Electromagnetic interactions of neutron. The electromagnetic properties of the neutron are determined by the existence of a magnetic moment and an internal distribution of positive and negative charges and currents for the neutron. As follows from the above discussion, all these characteristics are related to the neutron’s participation in the strong interaction, which accounts for the structure of the neutron. The magnetic moment of the neutron determines the behavior of the neutron in external electromagnetic fields: the splitting of a neutron beam in an inhomogeneous magnetic field and the precession of the neutron’s spin. The internal electromagnetic structure of the neutron is manifested in the scattering of high-energy electrons by neutrons and in the processes of meson production in neutrons by gamma quanta (photomeson production). The electromagnetic interactions of neutrons with the electron shells of atoms and with atomic nuclei lead to a number of phenomena that are of great importance for investigating the structure of matter.

The interaction of the magnetic moment of the neutron with the magnetic moments of the electron shells of atoms is considerable for neutrons whose wavelength is of the order of or greater than atomic dimensions (energy E < 10 eV); hence, this interaction is used extensively (in neutron-diffraction methods) to investigate the magnetic structure and elementary excitations (spin waves) of magnetically ordered crystals. Interference with nuclear scattering makes it possible to produce beams of polarized slow neutrons.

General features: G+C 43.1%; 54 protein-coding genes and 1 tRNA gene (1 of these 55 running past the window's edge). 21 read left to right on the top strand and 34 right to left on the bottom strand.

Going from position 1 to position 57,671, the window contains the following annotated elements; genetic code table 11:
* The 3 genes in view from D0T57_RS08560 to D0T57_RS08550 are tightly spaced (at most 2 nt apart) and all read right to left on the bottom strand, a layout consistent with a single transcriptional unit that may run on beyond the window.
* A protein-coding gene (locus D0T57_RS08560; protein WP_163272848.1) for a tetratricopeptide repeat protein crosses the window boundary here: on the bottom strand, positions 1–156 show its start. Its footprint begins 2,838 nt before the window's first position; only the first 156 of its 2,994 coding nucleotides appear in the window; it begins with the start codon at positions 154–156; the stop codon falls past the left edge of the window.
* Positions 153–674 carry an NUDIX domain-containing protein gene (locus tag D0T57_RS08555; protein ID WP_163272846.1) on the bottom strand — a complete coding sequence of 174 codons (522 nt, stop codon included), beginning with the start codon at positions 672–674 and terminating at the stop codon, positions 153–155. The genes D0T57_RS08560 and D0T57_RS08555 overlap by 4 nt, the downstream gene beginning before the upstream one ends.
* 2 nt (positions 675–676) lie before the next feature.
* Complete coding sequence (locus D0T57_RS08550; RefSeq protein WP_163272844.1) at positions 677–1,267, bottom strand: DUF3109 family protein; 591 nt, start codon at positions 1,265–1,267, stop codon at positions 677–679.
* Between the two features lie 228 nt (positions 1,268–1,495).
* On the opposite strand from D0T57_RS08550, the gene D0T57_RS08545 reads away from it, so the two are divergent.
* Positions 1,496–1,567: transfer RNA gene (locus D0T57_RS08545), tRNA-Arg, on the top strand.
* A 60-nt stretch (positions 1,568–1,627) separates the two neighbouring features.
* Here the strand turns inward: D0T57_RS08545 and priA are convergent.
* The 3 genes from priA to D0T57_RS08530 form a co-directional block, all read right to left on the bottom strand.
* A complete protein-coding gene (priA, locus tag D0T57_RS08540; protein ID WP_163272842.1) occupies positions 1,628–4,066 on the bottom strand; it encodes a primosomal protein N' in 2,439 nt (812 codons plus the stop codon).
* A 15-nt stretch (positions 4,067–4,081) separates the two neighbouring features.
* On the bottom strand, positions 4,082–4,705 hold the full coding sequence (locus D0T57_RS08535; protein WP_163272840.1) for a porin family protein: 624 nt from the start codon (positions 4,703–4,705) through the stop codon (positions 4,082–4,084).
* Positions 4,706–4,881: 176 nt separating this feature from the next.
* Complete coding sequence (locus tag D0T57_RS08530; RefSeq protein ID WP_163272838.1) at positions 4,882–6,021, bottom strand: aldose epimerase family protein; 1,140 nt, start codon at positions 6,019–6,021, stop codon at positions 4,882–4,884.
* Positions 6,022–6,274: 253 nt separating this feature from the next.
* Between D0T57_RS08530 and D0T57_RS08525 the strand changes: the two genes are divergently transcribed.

The interaction of the magnetic moment of the neutron with the electric field of the nucleus causes a particular type of neutron scattering, which was first explained by the American physicist J. Schwinger and is thus called Schwinger scattering. The total cross section of this scattering is small, but at small angles (≃3°) it becomes comparable to the cross section of nuclear scattering; neutrons scattered through these angles are highly polarized.

The neutron-electron (n-e) interaction, which is not connected with the spin or orbital angular momentum of the electron, reduces basically to the interaction between the neutron’s magnetic moment and the electron’s electric field. A different, apparently smaller, contribution to the (n-e) interaction may be due to the distribution of the electric charges and currents within the neutron. Although the (n-e) interaction is very weak, it has been observed in a few experiments.

Weak interaction of neutron. The weak interaction of the neutron is manifested in such processes as (1) neutron decay (n → p + e- + ⊽e), (2) the capture of an electronic antineutrino by a proton (⊽e + p → n + e+), (3) the capture of a muonic neutrino (νμ) by a neutron (νμ + n → ρ + μ-), (4) the nuclear capture of muons (μ- + ρ → η + νμ), and (5) decays of strange particles, for example, Λ → πo+n.